Mitochondria play a central role in cell bioenergetics and control multiple aspects of neuronal life and death, including regulation of Ca2+ signaling. By buffering Ca2+ during excitation, and subsequently releasing Ca2+ back to the cytosol, mitochondria shape [Ca2+]i signals and regulate numerous Ca2+-dependent functions in neurons, such as excitability, synaptic plasticity and gene expression. However, excessive load of mitochondria with Ca2+ trigger neurotoxic processes in stroke and in Alzheimer's, Parkinson's and Huntington's diseases. In spite of the importance of neuronal mitochondrial Ca2+ transport, the molecules mediating mitochondrial Ca2+ uptake and release in neurons are not known. This knowledge gap presents a major obstacle in our progress toward understanding and therapeutically exploiting mitochondrial functions. Thus, the first objective of this proposal is to identify the molecular components of mitochondrial Ca2+ uptake in neurons. Mitochondria are highly dynamic organelles that rapidly undergo fission and fusion (MFF), which affects transport of mitochondria, synaptic plasticity and neuronal survival. Notably, mitochondrial fission is an early event in stroke, and fragmented mitochondria are prevalent in Alzheimer's and Huntington's disease. Given the central role of mitochondrial Ca2+ transport in neuronal life and death, it is possible that the effects of MFF on neuronal survival are mediated in part through changes in mitochondrial Ca2+ handling, although this idea has not been tested. Thus, our second objective is to determine how MFF status affects mitochondrial Ca2+ transport and Ca2+ homeostasis in neurons. Based on our preliminary data and published literature, we hypothesize that CCDC109A, CCDC109B and MICU1-3 are essential molecular components of mitochondrial Ca2+ uptake in neurons, and that the MFF process provides important control of CCDC109A and/or CCDC109B activities, mitochondrial Ca2+ transport and Ca2+ homeostasis in neurons exposed to neurotoxic conditions. We will use innovative approaches, including genetically encoded mitochondrial Ca2+ sensors, electron probe X-ray microanalysis and novel genetic mouse strains, to test our hypothesis in three specific aims.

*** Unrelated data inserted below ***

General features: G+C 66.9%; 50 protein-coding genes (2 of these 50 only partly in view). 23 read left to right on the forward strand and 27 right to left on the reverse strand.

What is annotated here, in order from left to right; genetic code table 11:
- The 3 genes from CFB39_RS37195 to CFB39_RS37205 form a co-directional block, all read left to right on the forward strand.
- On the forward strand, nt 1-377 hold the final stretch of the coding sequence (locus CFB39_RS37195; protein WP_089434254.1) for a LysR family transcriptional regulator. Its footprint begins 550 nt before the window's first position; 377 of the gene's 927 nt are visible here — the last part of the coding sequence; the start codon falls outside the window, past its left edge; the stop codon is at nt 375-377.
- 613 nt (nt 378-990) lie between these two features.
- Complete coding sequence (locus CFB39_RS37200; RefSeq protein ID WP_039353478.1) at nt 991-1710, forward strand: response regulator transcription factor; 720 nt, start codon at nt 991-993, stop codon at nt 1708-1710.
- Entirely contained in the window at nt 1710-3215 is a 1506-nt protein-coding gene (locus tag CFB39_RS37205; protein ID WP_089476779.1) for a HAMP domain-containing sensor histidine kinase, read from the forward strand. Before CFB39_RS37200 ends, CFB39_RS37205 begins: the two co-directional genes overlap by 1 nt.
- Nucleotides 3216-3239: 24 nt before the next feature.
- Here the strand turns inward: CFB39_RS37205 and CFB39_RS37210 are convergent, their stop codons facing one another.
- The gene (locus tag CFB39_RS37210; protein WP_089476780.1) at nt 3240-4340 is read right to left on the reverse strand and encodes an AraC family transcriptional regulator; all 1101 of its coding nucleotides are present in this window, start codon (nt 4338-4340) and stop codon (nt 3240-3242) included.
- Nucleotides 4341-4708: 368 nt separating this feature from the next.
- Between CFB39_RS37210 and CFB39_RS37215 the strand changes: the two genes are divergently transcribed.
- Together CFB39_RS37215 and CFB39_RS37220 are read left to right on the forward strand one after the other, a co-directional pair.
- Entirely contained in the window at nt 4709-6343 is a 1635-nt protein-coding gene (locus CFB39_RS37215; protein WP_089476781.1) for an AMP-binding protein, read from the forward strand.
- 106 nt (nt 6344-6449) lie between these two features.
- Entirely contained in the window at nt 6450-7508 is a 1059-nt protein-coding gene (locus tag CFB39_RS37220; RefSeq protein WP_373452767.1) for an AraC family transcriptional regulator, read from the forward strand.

Aim 1 will identify the roles of novel proteins CCDC109A, CCDC109B and MICU1, 2 and 3 in mitochondrial Ca2+ uptake in neurons.
Aim 2 will determine how mitochondrial restructuring regulates mitochondrial Ca2+ transport in neurons and examine specific roles of CCDC109A and CCDC109B phosphorylation in this process.
Aim 3 will examine the function of MFF in maintaining neuronal Ca2+ homeostasis under neurotoxic conditions, such as excessive exposure to glutamate and ischemia. This project will provide insight into the molecular organization of mitochondrial Ca2+ transport in neurons and will establish mechanistic links between mitochondrial dynamics, Ca2+ signaling and neuronal Ca2+ homeostasis. We anticipate that these studies will be transformative because they will identify new molecular and genetic tools for exploring many functions of mitochondrial Ca2+ uptake in neurons and may lead to new therapeutics targeting mitochondrial Ca2+ transport and MFF for treating stroke and neurodegeneration.
Stroke and neurodegenerative disorders such as Alzheimer's and Parkinson's diseases are among the leading causes of death and disabilities in the United States and worldwide. Impairment of mitochondrial function is implicated in neuronal damage in stroke and neurodegenerative disorders. The proposed studies will help to better understand how phosphorylation-dependent restructuring of mitochondria stabilizes Ca2+ homeostasis and mitochondrial function in neurons and provides neuronal protection from toxic conditions. These studies may lead to the development of new therapeutic strategies for neuroprotection in stroke and neurodegenerative disorders.
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